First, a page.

These reverses, and the party’s slide in the polls, have led to losses in recent state-level elections and to a widening of the party’s East-West gap in support. In March, the party lost 5.4 percentage points in the southern state of Baden-Württemberg, going from 15.1 percent in 2016 to 9.7 percent this year; in Rhineland-Palatinate, AfD lost 4.3 points, plunging to 8.3 percent from 12.6 percent.
Meanwhile, in June’s state-level elections in Saxony-Anhalt, which is one of the AfD’s strongholds in eastern Germany, the party won 21.8 percent, leaving it still a force but still slightly less popular than the 23.1 percent it won five years ago.
“They are stable, they have now established themselves on the national level, but I don’t see any major potential for them to win over many more votes,” said Peter Matuschek, chief political analyst at the German polling firm Forsa. “What they are lacking this time is a real issue like they had four years ago.”
That lack of a political incendiary, like migration, has made it difficult for the party to expand beyond its existing voter redoubts to the new territory they need to conquer.
“I think it’s mixed: We’ll do well in Saxony, our chances are good here, we’ve always done well here,” Matthias Hofmann, head of the AfD in Burgstädt, told POLITICO when asked about his party’s prospects this month. “But the overwhelming majority of the voters are in the West … and in the West, there are lots of voters for the Greens and the left-leaning parties.”
Regardless of what happens to the party nationally, the AfD has established itself as a significant player in eastern Germany, winning over 20 percent in all five eastern states in regional elections over the last few years.
It’s especially strong in Saxony and Thuringia — so much so that some recent polls have even shown the AfD in first place in both states in the lead-up to Sunday’s vote. Contrary to popular belief, it’s not just a function of older voters. In state-level elections in 2019, the party came in first among 18- to 29-year-olds in Thuringia, and tied for first among that age group in Saxony. Moreover, future voters there back the AfD as well: The party won a mock election of under-18-year-olds in both states.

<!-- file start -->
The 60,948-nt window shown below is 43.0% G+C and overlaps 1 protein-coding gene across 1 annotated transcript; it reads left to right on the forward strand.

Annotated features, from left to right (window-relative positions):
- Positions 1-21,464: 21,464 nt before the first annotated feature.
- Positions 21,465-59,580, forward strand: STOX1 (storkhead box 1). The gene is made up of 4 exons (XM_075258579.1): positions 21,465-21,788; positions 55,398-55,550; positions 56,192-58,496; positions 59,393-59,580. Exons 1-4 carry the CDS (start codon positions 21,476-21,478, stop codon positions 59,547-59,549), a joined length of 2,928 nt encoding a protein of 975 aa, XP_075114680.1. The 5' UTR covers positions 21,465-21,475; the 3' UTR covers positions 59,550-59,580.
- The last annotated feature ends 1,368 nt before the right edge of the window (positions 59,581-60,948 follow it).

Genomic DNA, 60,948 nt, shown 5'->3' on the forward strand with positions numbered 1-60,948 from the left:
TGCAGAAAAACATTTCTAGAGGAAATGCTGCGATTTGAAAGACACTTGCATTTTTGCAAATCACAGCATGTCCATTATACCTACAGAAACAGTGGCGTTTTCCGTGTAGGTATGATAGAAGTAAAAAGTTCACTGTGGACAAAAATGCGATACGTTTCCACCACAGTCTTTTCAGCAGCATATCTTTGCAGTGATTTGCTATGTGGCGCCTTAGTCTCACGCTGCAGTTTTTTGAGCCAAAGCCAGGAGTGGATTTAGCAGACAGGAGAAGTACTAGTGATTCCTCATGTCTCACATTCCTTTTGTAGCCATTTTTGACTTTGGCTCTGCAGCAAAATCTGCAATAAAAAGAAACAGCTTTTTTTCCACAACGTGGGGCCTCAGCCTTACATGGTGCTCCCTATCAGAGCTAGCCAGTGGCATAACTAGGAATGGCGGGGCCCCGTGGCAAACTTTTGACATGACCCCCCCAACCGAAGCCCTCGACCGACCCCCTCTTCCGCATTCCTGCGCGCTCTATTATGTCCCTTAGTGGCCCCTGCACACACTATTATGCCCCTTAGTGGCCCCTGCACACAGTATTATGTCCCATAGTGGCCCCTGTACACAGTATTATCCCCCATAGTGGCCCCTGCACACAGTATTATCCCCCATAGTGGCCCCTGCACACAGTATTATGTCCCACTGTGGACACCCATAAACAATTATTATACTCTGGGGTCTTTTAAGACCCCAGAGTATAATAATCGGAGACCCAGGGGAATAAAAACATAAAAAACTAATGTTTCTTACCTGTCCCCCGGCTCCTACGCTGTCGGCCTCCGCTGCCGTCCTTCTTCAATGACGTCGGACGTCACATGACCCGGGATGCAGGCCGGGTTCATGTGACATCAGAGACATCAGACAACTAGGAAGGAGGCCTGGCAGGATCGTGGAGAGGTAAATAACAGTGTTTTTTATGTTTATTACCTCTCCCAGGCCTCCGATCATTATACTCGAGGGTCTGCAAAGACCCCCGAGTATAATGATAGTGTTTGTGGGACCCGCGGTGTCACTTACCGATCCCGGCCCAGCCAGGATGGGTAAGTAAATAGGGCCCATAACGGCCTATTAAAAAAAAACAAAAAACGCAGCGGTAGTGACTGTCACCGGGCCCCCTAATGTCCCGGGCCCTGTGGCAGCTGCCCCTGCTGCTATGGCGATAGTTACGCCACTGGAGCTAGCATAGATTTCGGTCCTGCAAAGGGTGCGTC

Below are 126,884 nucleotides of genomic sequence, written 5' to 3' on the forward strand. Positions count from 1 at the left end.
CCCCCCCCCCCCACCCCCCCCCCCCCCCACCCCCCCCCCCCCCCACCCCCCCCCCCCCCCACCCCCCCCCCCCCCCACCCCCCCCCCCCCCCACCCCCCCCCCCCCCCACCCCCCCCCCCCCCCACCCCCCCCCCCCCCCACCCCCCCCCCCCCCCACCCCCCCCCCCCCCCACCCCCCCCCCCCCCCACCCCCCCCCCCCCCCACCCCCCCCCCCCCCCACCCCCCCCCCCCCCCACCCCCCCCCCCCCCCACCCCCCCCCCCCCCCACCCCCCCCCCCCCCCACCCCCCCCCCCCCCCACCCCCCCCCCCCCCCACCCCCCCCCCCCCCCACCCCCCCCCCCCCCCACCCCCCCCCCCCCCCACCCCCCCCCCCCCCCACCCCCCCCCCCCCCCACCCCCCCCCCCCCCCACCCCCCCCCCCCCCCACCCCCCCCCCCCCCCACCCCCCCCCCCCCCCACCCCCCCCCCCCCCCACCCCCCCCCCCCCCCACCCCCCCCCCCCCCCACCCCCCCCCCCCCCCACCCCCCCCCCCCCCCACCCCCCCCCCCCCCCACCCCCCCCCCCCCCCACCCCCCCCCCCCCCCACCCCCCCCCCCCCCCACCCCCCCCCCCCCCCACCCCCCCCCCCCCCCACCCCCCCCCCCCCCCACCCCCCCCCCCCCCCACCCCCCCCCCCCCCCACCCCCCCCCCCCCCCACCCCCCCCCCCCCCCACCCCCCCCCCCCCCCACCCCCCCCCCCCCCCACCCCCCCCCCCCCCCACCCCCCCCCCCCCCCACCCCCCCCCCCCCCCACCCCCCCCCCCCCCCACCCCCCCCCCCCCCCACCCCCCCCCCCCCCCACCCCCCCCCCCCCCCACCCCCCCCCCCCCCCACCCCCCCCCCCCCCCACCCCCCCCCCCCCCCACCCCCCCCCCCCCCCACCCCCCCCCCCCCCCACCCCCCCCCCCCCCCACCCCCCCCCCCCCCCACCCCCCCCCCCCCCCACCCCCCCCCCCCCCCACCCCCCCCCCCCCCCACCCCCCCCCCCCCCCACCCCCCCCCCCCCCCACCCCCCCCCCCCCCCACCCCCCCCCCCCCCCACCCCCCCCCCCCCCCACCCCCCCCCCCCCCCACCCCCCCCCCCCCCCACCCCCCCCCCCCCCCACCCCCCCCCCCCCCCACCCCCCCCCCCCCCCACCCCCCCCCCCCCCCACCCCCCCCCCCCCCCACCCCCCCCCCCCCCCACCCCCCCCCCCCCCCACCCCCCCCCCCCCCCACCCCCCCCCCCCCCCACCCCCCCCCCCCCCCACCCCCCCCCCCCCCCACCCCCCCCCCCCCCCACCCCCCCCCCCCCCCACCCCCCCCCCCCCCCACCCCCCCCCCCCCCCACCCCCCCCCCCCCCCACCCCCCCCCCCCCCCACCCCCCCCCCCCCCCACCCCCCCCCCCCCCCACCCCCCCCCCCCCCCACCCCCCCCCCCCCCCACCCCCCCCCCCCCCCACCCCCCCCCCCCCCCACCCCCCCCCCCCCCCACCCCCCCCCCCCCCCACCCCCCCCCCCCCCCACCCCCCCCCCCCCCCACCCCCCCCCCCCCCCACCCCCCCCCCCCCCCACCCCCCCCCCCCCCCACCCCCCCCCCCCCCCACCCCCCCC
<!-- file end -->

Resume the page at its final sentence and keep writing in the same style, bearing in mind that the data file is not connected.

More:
Weisskircher, the Dresden-based expert, said a first-place finish in Saxony or Thuringia would be an important “symbolic” victory for the AfD, even if it wouldn’t mean anything for their governing prospects, as none of the other parties were willing to form a coalition with them.
But coming in first in either state would bolster their argument that, at least in the East, they’ve become part of the political mainstream — a true Volkspartei (“people’s party”), the term used to refer to big-tent centrist parties like the Christian Democrats and the Social Democrats. And that, in party leaders’ eyes, could eventually bring them what they want down the line: a role in government.
Höcke invoked that vision during his speech in Burgstädt. “We are the force of the future,” he said. “We’re already a people’s party in Saxony and Thuringia, and in just a few years we’ll be one all across eastern Germany, and also in the west.”